Practice your ability to stay open, and the writing will come
In the face of daunting things, like a college essay, it’s easy to close up and shut down. But it’s spring now: stay open.
If you think writing a college essay is hard, I also help people who are having babies. Now that’s a bit hard. And one of the hardest things to do is the necessary thing: to stay open, and open more. Babies require it to emerge. Your writing does too.
It’s spring and this is just what creatures do. Rabbits make more rabbits. Branches make buds. Buds crank petals apart and drink up sunshine. The sky seems bigger for longer. Baby turtles linger on their warmed rocks. Teenagers linger on the warmed street. You’re a creature; you can act like one.
- to knowing yourself better than you ever have
- to learning about new schools you’ve never heard of
- to new interests that are even vaguely tugging at you
- to that new friend you met in group chat from a very different part of the country
- to next school year being less isolating
- to new paths, majors that differ from what you always thought or feared you’d do
- to being comfortable with the uncomfortable parts, especially looking at your own fabulousness and flaws
- to learning about people and cultures
- to recognizing your own blind spots, and that there are always more
- to figure out how activism verbs in you. What makes you mad, wakes up your compassion? What are you doing?
- to the questions that seem too big.
(I have to use that bulleted list format so google will stay open to this post. Isn’t life weird?)
It’s spring, stay open. The baby turtle is not asking permission to soak in the sunshine.
The road is very open right now; if you’re applying to college, you have some time. And you want to use time wisely. Be curious, be interested, be alive. Even with all the crazed grief of the past year, be alive, be open. Trust me, that will be felt on the page.
There is a cost to not being open, and it’s big. You miss life.
Write it down
What does “stay open” mean for your writing?
Writers notice things acutely. Your ability to see is your ace. So is your ability to tell the truth. So is your self-awareness, and your awareness of others– your place in the world. You can strengthen all these things.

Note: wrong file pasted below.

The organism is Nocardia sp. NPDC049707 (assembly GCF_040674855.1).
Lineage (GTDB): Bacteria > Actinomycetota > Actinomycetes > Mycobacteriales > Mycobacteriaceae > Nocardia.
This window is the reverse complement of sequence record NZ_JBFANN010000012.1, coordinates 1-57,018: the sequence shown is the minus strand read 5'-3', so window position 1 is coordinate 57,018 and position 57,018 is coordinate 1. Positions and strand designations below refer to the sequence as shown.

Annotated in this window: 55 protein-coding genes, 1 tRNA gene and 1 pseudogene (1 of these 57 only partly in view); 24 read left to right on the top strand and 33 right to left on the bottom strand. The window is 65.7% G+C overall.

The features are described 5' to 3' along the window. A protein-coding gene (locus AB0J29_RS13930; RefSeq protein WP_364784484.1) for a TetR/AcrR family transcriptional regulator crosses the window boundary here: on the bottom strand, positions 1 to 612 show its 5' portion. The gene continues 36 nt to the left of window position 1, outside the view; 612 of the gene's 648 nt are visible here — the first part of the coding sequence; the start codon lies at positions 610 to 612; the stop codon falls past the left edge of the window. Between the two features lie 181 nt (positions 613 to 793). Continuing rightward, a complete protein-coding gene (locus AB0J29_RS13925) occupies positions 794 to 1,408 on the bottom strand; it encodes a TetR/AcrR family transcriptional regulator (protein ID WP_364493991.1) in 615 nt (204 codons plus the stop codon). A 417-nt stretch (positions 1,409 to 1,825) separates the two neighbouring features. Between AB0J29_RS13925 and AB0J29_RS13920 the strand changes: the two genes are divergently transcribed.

I recommend journaling daily. You can be very casual about it. Set a timer for 5 minutes and don’t stop writing the entire time. Stay open; wedge the doors of your mind open with your pen, pencil, or typing fingers. If you’re working electronically, keep a running document, with the date of each entry.
Writing not yet your thing? Use phone voice notes, and keep an audio journal. Talk it out to yourself. Same routine: 5 open minutes.
You can start with a crumb, a detail, something someone said, a passing thought, a favorite drink. You can literally start with anything. That’s what life does. Put it on the page, or say it out loud, and keep going. It’s sounds ridiculously simple because it is.
Try to do this at least five days a week.
Especially take the time to do this when:
- you learn something (anything) new
- you feel your brain or feelings light up around facts or feelings
- someone gives you feedback that helps you see something true about yourself– good or bad
Stay open. Your college essay is waiting for you down the road, and when it comes time to *really write*, you’ll be bursting with material.
The clarity, warmth and flexibility you allowed for will come through. Your honesty will touch or tickle someone. The little stories you gathered will bear fruit.
Help! Staying open/writing is too hard!
Nah, you can do this!
Need help getting started with writing routines, or someone to help you with the material you gather? We got you covered!
And if staying open is proving hard, we have some special exercises for you to make it easier.
Contact us for support that feels good. We’re learning from the daffodils right now how to show up and expect goodness.